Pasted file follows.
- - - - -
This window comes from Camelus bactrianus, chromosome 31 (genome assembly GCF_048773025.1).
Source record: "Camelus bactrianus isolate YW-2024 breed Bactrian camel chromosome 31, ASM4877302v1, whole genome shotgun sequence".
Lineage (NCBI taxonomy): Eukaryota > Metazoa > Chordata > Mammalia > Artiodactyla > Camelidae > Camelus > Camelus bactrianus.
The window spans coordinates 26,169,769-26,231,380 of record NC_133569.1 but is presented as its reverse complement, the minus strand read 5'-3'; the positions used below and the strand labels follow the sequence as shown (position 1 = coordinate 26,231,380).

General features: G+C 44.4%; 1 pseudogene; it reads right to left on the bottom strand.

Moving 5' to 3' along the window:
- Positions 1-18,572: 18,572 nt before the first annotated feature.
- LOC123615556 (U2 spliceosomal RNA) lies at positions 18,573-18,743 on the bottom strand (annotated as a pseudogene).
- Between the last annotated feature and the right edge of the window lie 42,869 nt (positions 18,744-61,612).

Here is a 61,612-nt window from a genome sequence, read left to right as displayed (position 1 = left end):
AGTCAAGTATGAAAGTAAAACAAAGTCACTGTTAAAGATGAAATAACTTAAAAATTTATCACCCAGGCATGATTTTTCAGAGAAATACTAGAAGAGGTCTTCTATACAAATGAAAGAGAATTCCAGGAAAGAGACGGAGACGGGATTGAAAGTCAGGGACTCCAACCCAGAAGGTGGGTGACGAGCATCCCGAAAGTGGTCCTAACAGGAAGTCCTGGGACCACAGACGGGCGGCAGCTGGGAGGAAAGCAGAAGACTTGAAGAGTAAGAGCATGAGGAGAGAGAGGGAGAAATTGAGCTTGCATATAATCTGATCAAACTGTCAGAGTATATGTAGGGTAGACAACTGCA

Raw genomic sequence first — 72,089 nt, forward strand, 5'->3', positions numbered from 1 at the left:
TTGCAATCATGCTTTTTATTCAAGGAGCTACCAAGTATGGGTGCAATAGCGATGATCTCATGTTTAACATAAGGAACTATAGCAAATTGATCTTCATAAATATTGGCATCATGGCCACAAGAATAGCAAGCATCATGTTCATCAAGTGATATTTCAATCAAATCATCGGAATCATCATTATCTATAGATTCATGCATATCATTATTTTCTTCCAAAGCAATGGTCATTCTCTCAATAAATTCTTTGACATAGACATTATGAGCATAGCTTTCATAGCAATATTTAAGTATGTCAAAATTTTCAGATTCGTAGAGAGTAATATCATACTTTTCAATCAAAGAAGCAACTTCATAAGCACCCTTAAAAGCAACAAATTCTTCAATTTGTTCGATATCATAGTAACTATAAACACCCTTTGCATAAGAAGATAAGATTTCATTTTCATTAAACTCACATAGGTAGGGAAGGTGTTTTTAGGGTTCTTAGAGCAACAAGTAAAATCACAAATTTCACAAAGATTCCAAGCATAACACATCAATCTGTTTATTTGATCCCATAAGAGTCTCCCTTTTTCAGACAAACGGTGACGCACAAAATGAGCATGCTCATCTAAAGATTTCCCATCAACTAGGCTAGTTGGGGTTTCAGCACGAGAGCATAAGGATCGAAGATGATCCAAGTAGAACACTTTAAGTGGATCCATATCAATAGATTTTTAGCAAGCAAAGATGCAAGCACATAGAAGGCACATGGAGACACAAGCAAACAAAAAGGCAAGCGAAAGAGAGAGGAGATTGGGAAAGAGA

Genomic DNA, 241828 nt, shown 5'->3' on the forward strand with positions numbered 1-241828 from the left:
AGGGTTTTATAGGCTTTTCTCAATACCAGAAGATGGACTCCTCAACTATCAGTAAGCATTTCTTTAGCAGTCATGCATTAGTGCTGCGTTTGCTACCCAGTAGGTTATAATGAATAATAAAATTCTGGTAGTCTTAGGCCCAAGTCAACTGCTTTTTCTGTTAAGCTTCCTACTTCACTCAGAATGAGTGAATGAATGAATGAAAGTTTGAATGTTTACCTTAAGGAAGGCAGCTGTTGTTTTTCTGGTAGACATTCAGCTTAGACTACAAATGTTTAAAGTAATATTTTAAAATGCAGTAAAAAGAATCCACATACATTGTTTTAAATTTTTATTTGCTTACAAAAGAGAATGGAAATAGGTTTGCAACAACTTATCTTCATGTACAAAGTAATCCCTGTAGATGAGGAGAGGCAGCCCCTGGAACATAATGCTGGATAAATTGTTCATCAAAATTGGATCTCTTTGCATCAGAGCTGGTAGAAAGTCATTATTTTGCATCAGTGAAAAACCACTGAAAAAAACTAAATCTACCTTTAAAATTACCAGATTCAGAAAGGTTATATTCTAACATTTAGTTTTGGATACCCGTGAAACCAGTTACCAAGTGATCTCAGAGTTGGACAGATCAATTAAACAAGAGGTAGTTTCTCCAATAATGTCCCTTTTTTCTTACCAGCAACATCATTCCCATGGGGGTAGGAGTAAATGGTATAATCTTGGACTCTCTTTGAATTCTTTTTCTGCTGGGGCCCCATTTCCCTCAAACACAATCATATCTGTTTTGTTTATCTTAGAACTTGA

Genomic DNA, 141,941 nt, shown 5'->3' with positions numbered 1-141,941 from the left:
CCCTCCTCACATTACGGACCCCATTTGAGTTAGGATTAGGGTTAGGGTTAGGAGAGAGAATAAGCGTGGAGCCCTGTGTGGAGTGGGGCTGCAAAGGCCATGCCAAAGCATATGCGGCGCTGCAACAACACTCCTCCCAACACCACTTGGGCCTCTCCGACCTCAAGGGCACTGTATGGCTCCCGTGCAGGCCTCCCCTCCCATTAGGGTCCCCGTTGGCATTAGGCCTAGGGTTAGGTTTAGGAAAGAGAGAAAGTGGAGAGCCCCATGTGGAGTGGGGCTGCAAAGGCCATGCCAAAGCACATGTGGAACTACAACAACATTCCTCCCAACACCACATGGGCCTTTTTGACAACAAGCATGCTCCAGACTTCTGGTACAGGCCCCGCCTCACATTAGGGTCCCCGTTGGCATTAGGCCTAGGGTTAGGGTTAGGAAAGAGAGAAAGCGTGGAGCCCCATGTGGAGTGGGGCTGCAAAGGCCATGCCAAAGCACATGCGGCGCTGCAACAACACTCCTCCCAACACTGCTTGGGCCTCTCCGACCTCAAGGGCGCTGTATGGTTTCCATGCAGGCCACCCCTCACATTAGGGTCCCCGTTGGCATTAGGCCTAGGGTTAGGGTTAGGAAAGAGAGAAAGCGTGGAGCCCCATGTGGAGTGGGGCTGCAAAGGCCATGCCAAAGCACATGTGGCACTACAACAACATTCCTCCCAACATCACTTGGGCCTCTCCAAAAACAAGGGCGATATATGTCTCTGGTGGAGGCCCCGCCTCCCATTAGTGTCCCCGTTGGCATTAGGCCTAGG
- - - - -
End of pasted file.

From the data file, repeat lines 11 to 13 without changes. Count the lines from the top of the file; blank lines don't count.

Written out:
AGTCAAGTATGAAAGTAAAACAAAGTCACTGTTAAAGATGAAATAACTTAAAAATTTATCACCCAGGCATGATTTTTCAGAGAAATACTAGAAGAGGTCTTCTATACAAATGAAAGAGAATTCCAGGAAAGAGACGGAGACGGGATTGAAAGTCAGGGACTCCAACCCAGAAGGTGGGTGACGAGCATCCCGAAAGTGGTCCTAACAGGAAGTCCTGGGACCACAGACGGGCGGCAGCTGGGAGGAAAGCAGAAGACTTGAAGAGTAAGAGCATGAGGAGAGAGAGGGAGAAATTGAGCTTGCATATAATCTGATCAAACTGTCAGAGTATATGTAGGGTAGACAACTGCA

Raw genomic sequence first — 72,089 nt, forward strand, 5'->3', positions numbered from 1 at the left:
TTGCAATCATGCTTTTTATTCAAGGAGCTACCAAGTATGGGTGCAATAGCGATGATCTCATGTTTAACATAAGGAACTATAGCAAATTGATCTTCATAAATATTGGCATCATGGCCACAAGAATAGCAAGCATCATGTTCATCAAGTGATATTTCAATCAAATCATCGGAATCATCATTATCTATAGATTCATGCATATCATTATTTTCTTCCAAAGCAATGGTCATTCTCTCAATAAATTCTTTGACATAGACATTATGAGCATAGCTTTCATAGCAATATTTAAGTATGTCAAAATTTTCAGATTCGTAGAGAGTAATATCATACTTTTCAATCAAAGAAGCAACTTCATAAGCACCCTTAAAAGCAACAAATTCTTCAATTTGTTCGATATCATAGTAACTATAAACACCCTTTGCATAAGAAGATAAGATTTCATTTTCATTAAACTCACATAGGTAGGGAAGGTGTTTTTAGGGTTCTTAGAGCAACAAGTAAAATCACAAATTTCACAAAGATTCCAAGCATAACACATCAATCTGTTTATTTGATCCCATAAGAGTCTCCCTTTTTCAGACAAACGGTGACGCACAAAATGAGCATGCTCATCTAAAGATTTCCCATCAACTAGGCTAGTTGGGGTTTCAGCACGAGAGCATAAGGATCGAAGATGATCCAAGTAGAACACTTTAAGTGGATCCATATCAATAGATTTTTAGCAAGCAAAGATGCAAGCACATAGAAGGCACATGGAGACACAAGCAAACAAAAAGGCAAGCGAAAGAGAGAGGAGATTGGGAAAGAGA